Specifically, Trump copped the NBC late-night show’s biggest crowd since the December 21, 2013 episode featuring Jimmy Fallon and Justin Timberlake.
Trump’s performance among 18-49 year olds was the franchise’s best since January 24 of this year, featuring host and musical guest Blake Shelton. Preliminary stats had suggested Trump’s SNL demo stat would be SNL’s highest in close to two years.
In households, this past Saturday scored SNL’s highest rated broadcast since the January 7, 2012 episode featuring Charles Barkley and musical guest Kelly Clarkson on the night of an NFL Playoff overrun. This past Saturday’s edition logged a 2.34/10 in the demo and a 5.99/15 in households.
Thanks in some measure to Trump – or thanks entirely, according to Trump – this election cycle’s GOP debates have clocked eye-popping ratings, starting with Fox News Channel’s 24 million viewers for its debate, CNN’s 23M, CNBC’s 14M and, most recently, FBN’s 13.7M. Political navel lint gazers have attributed the gains to the addition of rubberneckers and reality-TV fans who’ve tune in to watch Trump swagger and attack other candidates – like this week’s debate on FBN when Trump wondered aloud why Carly Fiorina interrupts the guys so often, for which he got booed in the friends-of-GOP-papered hall.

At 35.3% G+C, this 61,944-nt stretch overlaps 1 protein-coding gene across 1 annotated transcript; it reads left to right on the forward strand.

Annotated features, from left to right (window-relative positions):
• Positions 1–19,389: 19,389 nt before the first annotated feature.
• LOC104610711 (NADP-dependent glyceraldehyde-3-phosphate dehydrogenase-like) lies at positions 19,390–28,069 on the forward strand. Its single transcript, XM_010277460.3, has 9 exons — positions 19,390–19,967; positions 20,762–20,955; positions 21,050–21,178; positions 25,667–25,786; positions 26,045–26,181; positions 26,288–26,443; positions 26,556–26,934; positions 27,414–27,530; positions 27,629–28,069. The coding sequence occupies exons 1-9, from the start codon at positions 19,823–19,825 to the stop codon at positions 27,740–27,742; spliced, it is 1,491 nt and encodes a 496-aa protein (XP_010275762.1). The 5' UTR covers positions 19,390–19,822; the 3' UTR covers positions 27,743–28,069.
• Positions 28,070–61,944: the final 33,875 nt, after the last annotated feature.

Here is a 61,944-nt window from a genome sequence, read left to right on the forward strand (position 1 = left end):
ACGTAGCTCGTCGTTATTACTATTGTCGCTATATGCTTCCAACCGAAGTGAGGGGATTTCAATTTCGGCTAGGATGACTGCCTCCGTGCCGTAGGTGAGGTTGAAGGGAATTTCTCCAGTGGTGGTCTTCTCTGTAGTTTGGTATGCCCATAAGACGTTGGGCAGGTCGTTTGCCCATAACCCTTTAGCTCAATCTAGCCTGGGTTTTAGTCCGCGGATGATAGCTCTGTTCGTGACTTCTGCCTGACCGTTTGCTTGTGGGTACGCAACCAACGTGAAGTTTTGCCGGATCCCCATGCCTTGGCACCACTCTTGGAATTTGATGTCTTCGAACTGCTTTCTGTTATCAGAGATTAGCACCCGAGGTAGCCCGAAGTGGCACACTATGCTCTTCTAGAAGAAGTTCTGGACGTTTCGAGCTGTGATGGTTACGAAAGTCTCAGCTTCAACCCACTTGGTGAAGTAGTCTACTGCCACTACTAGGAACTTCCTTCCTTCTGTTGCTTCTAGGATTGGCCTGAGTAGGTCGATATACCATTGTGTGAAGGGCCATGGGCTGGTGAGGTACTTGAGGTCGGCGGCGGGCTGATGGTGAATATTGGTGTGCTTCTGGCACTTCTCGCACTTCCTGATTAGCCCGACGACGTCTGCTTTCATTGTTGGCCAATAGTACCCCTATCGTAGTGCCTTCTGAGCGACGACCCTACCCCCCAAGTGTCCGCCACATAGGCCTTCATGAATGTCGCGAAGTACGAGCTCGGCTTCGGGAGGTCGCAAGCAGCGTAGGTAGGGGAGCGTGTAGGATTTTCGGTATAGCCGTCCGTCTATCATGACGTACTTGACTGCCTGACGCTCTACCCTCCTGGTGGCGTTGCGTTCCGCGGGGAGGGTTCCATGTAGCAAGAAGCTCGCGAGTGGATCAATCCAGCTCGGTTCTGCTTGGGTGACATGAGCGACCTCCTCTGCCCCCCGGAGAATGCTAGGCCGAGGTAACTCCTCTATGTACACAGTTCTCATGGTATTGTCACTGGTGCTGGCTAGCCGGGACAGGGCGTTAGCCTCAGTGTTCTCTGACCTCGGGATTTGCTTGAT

Trump also worked his ratings magic for SNL, on a smaller scale. His hosting gig improved on SNL’s season-to-date averages for originals by 34% in 18-49 (2.34 vs. 1.75 L+SD) and 61% or 3.5 million persons in total viewers (9.272 million vs. 5.749 million).
These stats do not include the significant viewership SNL enjoys via time-shifting. This season, it’s growing by 51% this season going from L+SD to L+7 Day ratings in the demo (from 1.75 rating to a 2.65), for instance.